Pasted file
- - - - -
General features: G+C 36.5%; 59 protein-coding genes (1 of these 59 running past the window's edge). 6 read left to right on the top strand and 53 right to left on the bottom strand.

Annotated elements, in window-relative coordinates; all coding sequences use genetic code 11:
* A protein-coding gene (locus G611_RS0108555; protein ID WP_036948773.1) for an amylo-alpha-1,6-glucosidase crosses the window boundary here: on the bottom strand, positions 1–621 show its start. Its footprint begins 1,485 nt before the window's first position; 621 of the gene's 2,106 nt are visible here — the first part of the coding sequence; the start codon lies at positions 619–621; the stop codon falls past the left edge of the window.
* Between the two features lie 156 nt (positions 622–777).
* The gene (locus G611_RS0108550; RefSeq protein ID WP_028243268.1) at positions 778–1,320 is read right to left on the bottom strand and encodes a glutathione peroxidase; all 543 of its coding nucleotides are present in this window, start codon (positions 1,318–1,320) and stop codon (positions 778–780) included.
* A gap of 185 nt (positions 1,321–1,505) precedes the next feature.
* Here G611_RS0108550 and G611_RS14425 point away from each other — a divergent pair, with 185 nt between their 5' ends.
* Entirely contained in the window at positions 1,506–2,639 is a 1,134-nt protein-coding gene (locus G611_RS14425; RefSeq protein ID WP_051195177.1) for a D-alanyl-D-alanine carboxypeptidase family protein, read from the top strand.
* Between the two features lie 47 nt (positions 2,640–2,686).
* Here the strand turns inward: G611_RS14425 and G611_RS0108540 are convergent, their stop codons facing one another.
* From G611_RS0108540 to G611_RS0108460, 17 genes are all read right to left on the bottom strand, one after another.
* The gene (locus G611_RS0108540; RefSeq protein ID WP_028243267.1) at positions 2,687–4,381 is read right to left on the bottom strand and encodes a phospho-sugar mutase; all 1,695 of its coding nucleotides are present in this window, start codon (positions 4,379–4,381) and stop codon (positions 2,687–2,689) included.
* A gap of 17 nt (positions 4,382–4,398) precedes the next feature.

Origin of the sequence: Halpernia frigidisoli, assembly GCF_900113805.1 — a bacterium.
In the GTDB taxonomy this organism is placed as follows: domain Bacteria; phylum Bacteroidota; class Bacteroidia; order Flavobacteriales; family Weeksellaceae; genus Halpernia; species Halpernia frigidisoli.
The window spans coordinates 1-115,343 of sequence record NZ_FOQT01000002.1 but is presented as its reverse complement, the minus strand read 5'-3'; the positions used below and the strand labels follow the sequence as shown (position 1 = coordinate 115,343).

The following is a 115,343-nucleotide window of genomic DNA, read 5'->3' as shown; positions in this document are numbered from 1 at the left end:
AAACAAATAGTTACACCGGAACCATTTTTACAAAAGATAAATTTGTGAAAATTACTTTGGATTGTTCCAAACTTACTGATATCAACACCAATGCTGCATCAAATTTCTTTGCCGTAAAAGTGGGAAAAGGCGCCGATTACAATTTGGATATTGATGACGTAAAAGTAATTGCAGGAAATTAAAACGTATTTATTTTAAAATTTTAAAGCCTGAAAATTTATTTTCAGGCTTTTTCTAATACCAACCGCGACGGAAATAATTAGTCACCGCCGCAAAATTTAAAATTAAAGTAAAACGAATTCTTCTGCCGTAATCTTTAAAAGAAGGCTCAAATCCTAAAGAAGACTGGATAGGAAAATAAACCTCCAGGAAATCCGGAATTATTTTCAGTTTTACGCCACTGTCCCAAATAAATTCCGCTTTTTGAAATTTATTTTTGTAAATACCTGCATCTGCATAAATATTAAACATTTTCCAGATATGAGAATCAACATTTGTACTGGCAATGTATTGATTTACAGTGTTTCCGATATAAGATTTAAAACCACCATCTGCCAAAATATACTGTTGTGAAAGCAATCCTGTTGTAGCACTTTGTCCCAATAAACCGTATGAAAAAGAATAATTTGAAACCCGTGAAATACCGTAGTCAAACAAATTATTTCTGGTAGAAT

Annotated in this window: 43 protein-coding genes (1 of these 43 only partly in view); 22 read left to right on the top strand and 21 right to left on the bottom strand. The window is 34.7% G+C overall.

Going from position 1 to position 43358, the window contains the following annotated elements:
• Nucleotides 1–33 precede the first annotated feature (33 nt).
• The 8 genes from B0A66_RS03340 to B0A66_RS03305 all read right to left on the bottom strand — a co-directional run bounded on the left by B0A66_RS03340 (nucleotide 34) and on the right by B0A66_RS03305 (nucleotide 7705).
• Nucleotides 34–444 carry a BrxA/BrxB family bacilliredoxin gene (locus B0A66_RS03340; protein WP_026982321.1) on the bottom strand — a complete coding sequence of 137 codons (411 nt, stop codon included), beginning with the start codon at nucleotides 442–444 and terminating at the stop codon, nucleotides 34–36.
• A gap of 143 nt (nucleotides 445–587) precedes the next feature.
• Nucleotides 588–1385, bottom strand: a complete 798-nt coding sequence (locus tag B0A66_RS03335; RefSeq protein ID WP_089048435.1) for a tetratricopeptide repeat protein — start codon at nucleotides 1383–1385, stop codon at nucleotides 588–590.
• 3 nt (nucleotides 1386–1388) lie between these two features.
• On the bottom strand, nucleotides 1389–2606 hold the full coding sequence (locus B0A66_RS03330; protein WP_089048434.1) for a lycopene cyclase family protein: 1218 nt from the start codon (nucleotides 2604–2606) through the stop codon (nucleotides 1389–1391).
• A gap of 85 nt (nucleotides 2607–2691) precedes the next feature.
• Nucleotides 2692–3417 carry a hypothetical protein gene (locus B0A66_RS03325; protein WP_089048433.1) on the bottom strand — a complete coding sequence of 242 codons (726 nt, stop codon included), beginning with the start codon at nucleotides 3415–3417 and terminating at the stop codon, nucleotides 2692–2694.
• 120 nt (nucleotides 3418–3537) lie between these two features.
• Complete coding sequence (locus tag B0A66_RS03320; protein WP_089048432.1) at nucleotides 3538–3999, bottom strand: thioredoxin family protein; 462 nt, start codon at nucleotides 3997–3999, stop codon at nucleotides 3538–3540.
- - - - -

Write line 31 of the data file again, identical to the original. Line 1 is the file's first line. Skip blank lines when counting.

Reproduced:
• Complete coding sequence (locus tag B0A66_RS03320; protein WP_089048432.1) at nucleotides 3538–3999, bottom strand: thioredoxin family protein; 462 nt, start codon at nucleotides 3997–3999, stop codon at nucleotides 3538–3540.